8. A slight correction. The portion of the proposed regs I quoted have to do with qualification for head of household. The section dealing with qualification for dependency is later in section 1.152-4(d)(2): https://www.federalregister.gov/d/2017-01056/p-365
  9. There is no requirement that the foster child live with them 6 months if they were placed later in the year. From Pub 501 https://www.irs.gov/publications/p501#en_US_2021_publink100091910 This was clarified in the 2017 proposed regulations on dependency section 1.2-2(c)(4) https://www.federalregister.gov/documents/2017/01/19/2017-01056/definition-of-dependent
  10. Interesting question for a tax lawyer. If you think they qualify, would they be able to take the entire $500K exclusion on each sale? Or should they get only a combined $500K exclusion on the two sales? Both may run into the problem that the exclusion is not allowed for any sale if the exclusion was taken on a sale within the previous two years. Of course, they could have made a single sale to a third party, who then sold the two units separately. Since they didn't, I don't know the answer.
  11. See Pub. 463. You can switch back and forth between the standard mileage rate and actual expenses any year, as long as you used standard mileage the first year the vehicle was in service. If you are asking about depreciation, part of the standard mileage rate is depreciation which must be used to reduce basis. Again, see the table in Pub. 463. Once you have used the standard mileage rate the first year, only straight line depreciation is available in the years you use actual expenses:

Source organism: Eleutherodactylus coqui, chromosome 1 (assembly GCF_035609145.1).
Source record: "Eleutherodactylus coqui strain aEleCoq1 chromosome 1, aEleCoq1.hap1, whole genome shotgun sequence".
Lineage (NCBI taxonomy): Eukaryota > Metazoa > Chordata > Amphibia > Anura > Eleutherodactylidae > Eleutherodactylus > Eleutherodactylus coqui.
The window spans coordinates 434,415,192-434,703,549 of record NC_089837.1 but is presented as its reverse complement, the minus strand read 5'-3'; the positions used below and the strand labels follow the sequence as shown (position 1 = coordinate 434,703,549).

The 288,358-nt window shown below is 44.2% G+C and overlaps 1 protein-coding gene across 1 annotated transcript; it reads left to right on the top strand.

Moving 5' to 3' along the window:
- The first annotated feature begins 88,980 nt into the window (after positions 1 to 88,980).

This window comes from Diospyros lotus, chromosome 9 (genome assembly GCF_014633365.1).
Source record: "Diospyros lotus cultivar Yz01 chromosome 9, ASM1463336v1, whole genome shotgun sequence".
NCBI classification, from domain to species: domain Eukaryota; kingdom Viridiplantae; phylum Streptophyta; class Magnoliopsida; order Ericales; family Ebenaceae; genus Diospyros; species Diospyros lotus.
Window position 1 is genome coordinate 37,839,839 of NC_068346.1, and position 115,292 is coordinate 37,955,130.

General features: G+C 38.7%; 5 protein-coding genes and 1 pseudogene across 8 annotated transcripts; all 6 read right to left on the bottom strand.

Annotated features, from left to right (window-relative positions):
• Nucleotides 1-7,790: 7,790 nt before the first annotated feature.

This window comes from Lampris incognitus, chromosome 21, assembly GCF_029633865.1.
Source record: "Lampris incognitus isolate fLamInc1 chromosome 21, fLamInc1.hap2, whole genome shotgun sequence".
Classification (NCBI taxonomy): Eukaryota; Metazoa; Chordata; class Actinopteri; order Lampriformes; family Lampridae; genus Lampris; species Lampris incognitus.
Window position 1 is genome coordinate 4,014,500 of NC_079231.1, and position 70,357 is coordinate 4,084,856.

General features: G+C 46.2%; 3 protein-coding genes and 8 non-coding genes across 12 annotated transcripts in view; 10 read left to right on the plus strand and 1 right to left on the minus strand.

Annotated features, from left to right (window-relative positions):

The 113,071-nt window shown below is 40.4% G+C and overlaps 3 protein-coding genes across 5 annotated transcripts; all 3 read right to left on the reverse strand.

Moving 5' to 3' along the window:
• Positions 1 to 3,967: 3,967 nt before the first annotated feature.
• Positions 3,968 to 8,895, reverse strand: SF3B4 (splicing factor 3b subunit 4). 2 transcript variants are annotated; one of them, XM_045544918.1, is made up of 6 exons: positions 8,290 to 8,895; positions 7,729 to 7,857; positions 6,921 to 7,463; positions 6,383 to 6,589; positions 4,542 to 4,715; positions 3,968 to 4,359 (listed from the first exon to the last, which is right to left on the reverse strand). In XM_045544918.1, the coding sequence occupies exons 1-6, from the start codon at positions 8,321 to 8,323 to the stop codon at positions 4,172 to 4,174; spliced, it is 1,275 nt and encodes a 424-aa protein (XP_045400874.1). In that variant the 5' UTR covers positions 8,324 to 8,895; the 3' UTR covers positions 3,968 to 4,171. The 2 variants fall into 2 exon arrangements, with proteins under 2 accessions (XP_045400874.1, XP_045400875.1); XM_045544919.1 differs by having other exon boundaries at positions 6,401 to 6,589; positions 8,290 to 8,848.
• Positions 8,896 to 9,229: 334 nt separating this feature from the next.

12. Announced today: https://www.irs.gov/newsroom/irs-increases-mileage-rate-for-remainder-of-2022 The revised standard mileage rates are: (1) Business 62.5 cents per mile (2) Medical and moving 22 cents per mile The revised rates apply to mileage on or after July 1, 2022.
  13. Was the trustee notified that the distributions were a return of excess contributions? The trustee should indicate that in Box 3 of the 1099-SA and determine if there were any earnings included in the distribution (reported in box 2). These are taxable.
  14. You may want to read Revenue Procedure 21-49 which describes "Emergency EIDL Grants" of up to $10,000 under the CARES act and "Supplemental Targeted EIDL Advances" of up to $5,000 additional under ARPA.
  15. When the IRS announced that anyone could now get an IP PIN, they said: The IRS plans to offer an opt out feature to the IP PIN program in 2022. But I haven't seen any announcement of how to do that, yet.